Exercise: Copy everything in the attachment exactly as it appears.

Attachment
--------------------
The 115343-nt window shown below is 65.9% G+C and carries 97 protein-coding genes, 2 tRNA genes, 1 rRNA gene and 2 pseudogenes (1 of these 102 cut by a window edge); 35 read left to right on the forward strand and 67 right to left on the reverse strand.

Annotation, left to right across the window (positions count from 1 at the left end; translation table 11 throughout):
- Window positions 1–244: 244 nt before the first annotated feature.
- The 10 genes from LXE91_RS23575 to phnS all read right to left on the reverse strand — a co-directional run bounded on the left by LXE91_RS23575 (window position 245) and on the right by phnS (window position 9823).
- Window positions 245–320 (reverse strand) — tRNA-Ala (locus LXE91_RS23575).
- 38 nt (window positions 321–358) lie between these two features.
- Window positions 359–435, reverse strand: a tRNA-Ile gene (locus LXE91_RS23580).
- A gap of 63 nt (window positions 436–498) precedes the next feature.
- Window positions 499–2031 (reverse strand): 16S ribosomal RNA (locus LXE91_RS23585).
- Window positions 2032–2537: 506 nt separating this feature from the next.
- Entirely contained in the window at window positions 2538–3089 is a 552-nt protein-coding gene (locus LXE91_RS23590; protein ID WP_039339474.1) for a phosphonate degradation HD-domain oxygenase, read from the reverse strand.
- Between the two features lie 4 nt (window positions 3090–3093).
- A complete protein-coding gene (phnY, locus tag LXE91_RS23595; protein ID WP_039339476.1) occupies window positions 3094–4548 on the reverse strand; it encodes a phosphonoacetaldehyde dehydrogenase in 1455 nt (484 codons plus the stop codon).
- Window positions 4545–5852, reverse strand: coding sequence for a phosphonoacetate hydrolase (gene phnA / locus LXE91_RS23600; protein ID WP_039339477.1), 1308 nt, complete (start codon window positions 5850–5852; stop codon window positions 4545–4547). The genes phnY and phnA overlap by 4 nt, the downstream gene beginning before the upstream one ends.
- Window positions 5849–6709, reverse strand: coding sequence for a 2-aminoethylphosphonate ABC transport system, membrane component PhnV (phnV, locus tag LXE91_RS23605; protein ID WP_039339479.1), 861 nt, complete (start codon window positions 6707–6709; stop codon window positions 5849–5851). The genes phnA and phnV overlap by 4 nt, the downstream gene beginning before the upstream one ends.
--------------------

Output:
The 115343-nt window shown below is 65.9% G+C and carries 97 protein-coding genes, 2 tRNA genes, 1 rRNA gene and 2 pseudogenes (1 of these 102 cut by a window edge); 35 read left to right on the forward strand and 67 right to left on the reverse strand.

Annotation, left to right across the window (positions count from 1 at the left end; translation table 11 throughout):
- Window positions 1–244: 244 nt before the first annotated feature.
- The 10 genes from LXE91_RS23575 to phnS all read right to left on the reverse strand — a co-directional run bounded on the left by LXE91_RS23575 (window position 245) and on the right by phnS (window position 9823).
- Window positions 245–320 (reverse strand) — tRNA-Ala (locus LXE91_RS23575).
- 38 nt (window positions 321–358) lie between these two features.
- Window positions 359–435, reverse strand: a tRNA-Ile gene (locus LXE91_RS23580).
- A gap of 63 nt (window positions 436–498) precedes the next feature.
- Window positions 499–2031 (reverse strand): 16S ribosomal RNA (locus LXE91_RS23585).
- Window positions 2032–2537: 506 nt separating this feature from the next.
- Entirely contained in the window at window positions 2538–3089 is a 552-nt protein-coding gene (locus LXE91_RS23590; protein ID WP_039339474.1) for a phosphonate degradation HD-domain oxygenase, read from the reverse strand.
- Between the two features lie 4 nt (window positions 3090–3093).
- A complete protein-coding gene (phnY, locus tag LXE91_RS23595; protein ID WP_039339476.1) occupies window positions 3094–4548 on the reverse strand; it encodes a phosphonoacetaldehyde dehydrogenase in 1455 nt (484 codons plus the stop codon).
- Window positions 4545–5852, reverse strand: coding sequence for a phosphonoacetate hydrolase (gene phnA / locus LXE91_RS23600; protein ID WP_039339477.1), 1308 nt, complete (start codon window positions 5850–5852; stop codon window positions 4545–4547). The genes phnY and phnA overlap by 4 nt, the downstream gene beginning before the upstream one ends.
- Window positions 5849–6709, reverse strand: coding sequence for a 2-aminoethylphosphonate ABC transport system, membrane component PhnV (phnV, locus tag LXE91_RS23605; protein ID WP_039339479.1), 861 nt, complete (start codon window positions 6707–6709; stop codon window positions 5849–5851). The genes phnA and phnV overlap by 4 nt, the downstream gene beginning before the upstream one ends.